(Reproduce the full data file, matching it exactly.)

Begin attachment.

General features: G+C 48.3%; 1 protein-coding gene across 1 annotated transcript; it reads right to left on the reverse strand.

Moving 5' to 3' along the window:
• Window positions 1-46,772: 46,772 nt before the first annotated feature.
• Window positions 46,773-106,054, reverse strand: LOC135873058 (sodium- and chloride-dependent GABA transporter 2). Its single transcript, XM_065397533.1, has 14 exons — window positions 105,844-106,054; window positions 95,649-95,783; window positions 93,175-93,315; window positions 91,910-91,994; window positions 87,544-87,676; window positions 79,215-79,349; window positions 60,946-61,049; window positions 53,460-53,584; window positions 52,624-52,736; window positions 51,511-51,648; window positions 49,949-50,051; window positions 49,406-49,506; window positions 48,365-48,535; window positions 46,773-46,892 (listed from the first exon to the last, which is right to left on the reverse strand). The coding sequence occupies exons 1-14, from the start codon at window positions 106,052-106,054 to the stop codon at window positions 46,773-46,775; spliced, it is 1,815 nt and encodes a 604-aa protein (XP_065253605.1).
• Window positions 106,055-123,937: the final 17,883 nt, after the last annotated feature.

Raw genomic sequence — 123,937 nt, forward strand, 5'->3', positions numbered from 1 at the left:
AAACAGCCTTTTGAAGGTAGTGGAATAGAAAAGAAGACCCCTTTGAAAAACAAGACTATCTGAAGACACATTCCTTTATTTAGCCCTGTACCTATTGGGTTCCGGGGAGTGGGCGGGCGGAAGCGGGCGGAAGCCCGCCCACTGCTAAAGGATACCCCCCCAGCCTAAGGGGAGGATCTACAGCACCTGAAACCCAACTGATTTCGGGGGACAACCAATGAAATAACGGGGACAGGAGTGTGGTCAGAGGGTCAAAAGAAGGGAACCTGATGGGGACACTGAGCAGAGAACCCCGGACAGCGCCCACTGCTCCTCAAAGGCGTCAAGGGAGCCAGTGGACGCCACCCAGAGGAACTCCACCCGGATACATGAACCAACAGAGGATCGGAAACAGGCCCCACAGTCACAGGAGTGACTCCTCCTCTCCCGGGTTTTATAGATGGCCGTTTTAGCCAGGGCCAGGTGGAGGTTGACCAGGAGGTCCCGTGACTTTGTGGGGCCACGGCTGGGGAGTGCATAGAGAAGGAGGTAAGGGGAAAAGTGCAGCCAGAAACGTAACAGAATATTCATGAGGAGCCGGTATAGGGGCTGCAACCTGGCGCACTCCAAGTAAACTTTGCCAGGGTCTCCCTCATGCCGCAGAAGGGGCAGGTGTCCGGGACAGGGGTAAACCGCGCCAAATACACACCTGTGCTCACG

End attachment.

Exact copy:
General features: G+C 48.3%; 1 protein-coding gene across 1 annotated transcript; it reads right to left on the reverse strand.

Moving 5' to 3' along the window:
• Window positions 1-46,772: 46,772 nt before the first annotated feature.
• Window positions 46,773-106,054, reverse strand: LOC135873058 (sodium- and chloride-dependent GABA transporter 2). Its single transcript, XM_065397533.1, has 14 exons — window positions 105,844-106,054; window positions 95,649-95,783; window positions 93,175-93,315; window positions 91,910-91,994; window positions 87,544-87,676; window positions 79,215-79,349; window positions 60,946-61,049; window positions 53,460-53,584; window positions 52,624-52,736; window positions 51,511-51,648; window positions 49,949-50,051; window positions 49,406-49,506; window positions 48,365-48,535; window positions 46,773-46,892 (listed from the first exon to the last, which is right to left on the reverse strand). The coding sequence occupies exons 1-14, from the start codon at window positions 106,052-106,054 to the stop codon at window positions 46,773-46,775; spliced, it is 1,815 nt and encodes a 604-aa protein (XP_065253605.1).
• Window positions 106,055-123,937: the final 17,883 nt, after the last annotated feature.

Raw genomic sequence — 123,937 nt, forward strand, 5'->3', positions numbered from 1 at the left:
AAACAGCCTTTTGAAGGTAGTGGAATAGAAAAGAAGACCCCTTTGAAAAACAAGACTATCTGAAGACACATTCCTTTATTTAGCCCTGTACCTATTGGGTTCCGGGGAGTGGGCGGGCGGAAGCGGGCGGAAGCCCGCCCACTGCTAAAGGATACCCCCCCAGCCTAAGGGGAGGATCTACAGCACCTGAAACCCAACTGATTTCGGGGGACAACCAATGAAATAACGGGGACAGGAGTGTGGTCAGAGGGTCAAAAGAAGGGAACCTGATGGGGACACTGAGCAGAGAACCCCGGACAGCGCCCACTGCTCCTCAAAGGCGTCAAGGGAGCCAGTGGACGCCACCCAGAGGAACTCCACCCGGATACATGAACCAACAGAGGATCGGAAACAGGCCCCACAGTCACAGGAGTGACTCCTCCTCTCCCGGGTTTTATAGATGGCCGTTTTAGCCAGGGCCAGGTGGAGGTTGACCAGGAGGTCCCGTGACTTTGTGGGGCCACGGCTGGGGAGTGCATAGAGAAGGAGGTAAGGGGAAAAGTGCAGCCAGAAACGTAACAGAATATTCATGAGGAGCCGGTATAGGGGCTGCAACCTGGCGCACTCCAAGTAAACTTTGCCAGGGTCTCCCTCATGCCGCAGAAGGGGCAGGTGTCCGGGACAGGGGTAAACCGCGCCAAATACACACCTGTGCTCACG